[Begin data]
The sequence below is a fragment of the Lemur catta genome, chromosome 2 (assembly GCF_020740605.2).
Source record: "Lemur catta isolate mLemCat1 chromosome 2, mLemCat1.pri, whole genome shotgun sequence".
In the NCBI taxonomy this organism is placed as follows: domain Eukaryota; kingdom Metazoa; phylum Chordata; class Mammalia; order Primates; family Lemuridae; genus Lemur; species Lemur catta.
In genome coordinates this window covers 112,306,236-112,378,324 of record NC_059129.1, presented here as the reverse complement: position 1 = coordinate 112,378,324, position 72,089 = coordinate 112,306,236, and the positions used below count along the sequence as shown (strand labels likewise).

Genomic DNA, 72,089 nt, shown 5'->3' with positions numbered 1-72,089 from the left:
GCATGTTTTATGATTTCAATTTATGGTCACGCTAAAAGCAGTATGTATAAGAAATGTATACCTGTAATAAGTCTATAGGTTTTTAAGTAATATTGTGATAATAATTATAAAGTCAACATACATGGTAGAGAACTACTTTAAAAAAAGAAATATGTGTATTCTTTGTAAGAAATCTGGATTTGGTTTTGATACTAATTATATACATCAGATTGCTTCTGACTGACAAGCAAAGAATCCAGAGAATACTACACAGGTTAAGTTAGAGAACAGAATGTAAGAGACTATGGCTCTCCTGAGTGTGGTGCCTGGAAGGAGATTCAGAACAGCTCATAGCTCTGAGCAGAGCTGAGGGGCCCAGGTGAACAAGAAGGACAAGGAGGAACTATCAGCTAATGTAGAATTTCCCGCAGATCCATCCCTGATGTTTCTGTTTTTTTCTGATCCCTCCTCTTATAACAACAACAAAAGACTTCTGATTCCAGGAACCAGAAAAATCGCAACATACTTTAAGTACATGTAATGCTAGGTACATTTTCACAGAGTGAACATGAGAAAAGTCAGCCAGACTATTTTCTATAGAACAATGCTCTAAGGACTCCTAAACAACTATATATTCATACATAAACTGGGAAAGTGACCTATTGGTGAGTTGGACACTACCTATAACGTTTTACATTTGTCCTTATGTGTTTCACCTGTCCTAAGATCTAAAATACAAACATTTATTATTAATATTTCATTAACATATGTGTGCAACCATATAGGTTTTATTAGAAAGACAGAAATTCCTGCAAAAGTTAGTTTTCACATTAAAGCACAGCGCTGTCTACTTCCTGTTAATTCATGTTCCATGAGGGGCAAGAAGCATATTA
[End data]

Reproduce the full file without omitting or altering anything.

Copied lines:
The sequence below is a fragment of the Lemur catta genome, chromosome 2 (assembly GCF_020740605.2).
Source record: "Lemur catta isolate mLemCat1 chromosome 2, mLemCat1.pri, whole genome shotgun sequence".
In the NCBI taxonomy this organism is placed as follows: domain Eukaryota; kingdom Metazoa; phylum Chordata; class Mammalia; order Primates; family Lemuridae; genus Lemur; species Lemur catta.
In genome coordinates this window covers 112,306,236-112,378,324 of record NC_059129.1, presented here as the reverse complement: position 1 = coordinate 112,378,324, position 72,089 = coordinate 112,306,236, and the positions used below count along the sequence as shown (strand labels likewise).

Genomic DNA, 72,089 nt, shown 5'->3' with positions numbered 1-72,089 from the left:
GCATGTTTTATGATTTCAATTTATGGTCACGCTAAAAGCAGTATGTATAAGAAATGTATACCTGTAATAAGTCTATAGGTTTTTAAGTAATATTGTGATAATAATTATAAAGTCAACATACATGGTAGAGAACTACTTTAAAAAAAGAAATATGTGTATTCTTTGTAAGAAATCTGGATTTGGTTTTGATACTAATTATATACATCAGATTGCTTCTGACTGACAAGCAAAGAATCCAGAGAATACTACACAGGTTAAGTTAGAGAACAGAATGTAAGAGACTATGGCTCTCCTGAGTGTGGTGCCTGGAAGGAGATTCAGAACAGCTCATAGCTCTGAGCAGAGCTGAGGGGCCCAGGTGAACAAGAAGGACAAGGAGGAACTATCAGCTAATGTAGAATTTCCCGCAGATCCATCCCTGATGTTTCTGTTTTTTTCTGATCCCTCCTCTTATAACAACAACAAAAGACTTCTGATTCCAGGAACCAGAAAAATCGCAACATACTTTAAGTACATGTAATGCTAGGTACATTTTCACAGAGTGAACATGAGAAAAGTCAGCCAGACTATTTTCTATAGAACAATGCTCTAAGGACTCCTAAACAACTATATATTCATACATAAACTGGGAAAGTGACCTATTGGTGAGTTGGACACTACCTATAACGTTTTACATTTGTCCTTATGTGTTTCACCTGTCCTAAGATCTAAAATACAAACATTTATTATTAATATTTCATTAACATATGTGTGCAACCATATAGGTTTTATTAGAAAGACAGAAATTCCTGCAAAAGTTAGTTTTCACATTAAAGCACAGCGCTGTCTACTTCCTGTTAATTCATGTTCCATGAGGGGCAAGAAGCATATTA